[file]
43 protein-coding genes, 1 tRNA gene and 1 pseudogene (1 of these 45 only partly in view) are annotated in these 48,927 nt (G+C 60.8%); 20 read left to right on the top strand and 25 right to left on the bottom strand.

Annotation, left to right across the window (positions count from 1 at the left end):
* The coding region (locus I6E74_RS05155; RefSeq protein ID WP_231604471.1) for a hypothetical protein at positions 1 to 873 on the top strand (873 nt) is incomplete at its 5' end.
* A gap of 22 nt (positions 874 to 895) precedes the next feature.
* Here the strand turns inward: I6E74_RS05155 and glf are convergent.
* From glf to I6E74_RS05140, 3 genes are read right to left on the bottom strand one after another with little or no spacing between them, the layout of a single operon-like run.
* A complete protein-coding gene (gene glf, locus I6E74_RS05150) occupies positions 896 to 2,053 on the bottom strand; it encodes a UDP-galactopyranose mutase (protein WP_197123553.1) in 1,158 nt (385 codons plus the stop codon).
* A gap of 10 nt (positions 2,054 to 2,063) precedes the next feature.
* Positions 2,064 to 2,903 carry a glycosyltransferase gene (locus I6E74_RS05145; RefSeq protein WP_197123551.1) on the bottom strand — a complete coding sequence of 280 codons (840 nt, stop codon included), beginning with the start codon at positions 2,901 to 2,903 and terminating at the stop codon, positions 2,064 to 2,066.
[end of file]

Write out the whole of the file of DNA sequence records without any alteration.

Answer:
43 protein-coding genes, 1 tRNA gene and 1 pseudogene (1 of these 45 only partly in view) are annotated in these 48,927 nt (G+C 60.8%); 20 read left to right on the top strand and 25 right to left on the bottom strand.

Annotation, left to right across the window (positions count from 1 at the left end):
* The coding region (locus I6E74_RS05155; RefSeq protein ID WP_231604471.1) for a hypothetical protein at positions 1 to 873 on the top strand (873 nt) is incomplete at its 5' end.
* A gap of 22 nt (positions 874 to 895) precedes the next feature.
* Here the strand turns inward: I6E74_RS05155 and glf are convergent.
* From glf to I6E74_RS05140, 3 genes are read right to left on the bottom strand one after another with little or no spacing between them, the layout of a single operon-like run.
* A complete protein-coding gene (gene glf, locus I6E74_RS05150) occupies positions 896 to 2,053 on the bottom strand; it encodes a UDP-galactopyranose mutase (protein WP_197123553.1) in 1,158 nt (385 codons plus the stop codon).
* A gap of 10 nt (positions 2,054 to 2,063) precedes the next feature.
* Positions 2,064 to 2,903 carry a glycosyltransferase gene (locus I6E74_RS05145; RefSeq protein WP_197123551.1) on the bottom strand — a complete coding sequence of 280 codons (840 nt, stop codon included), beginning with the start codon at positions 2,901 to 2,903 and terminating at the stop codon, positions 2,064 to 2,066.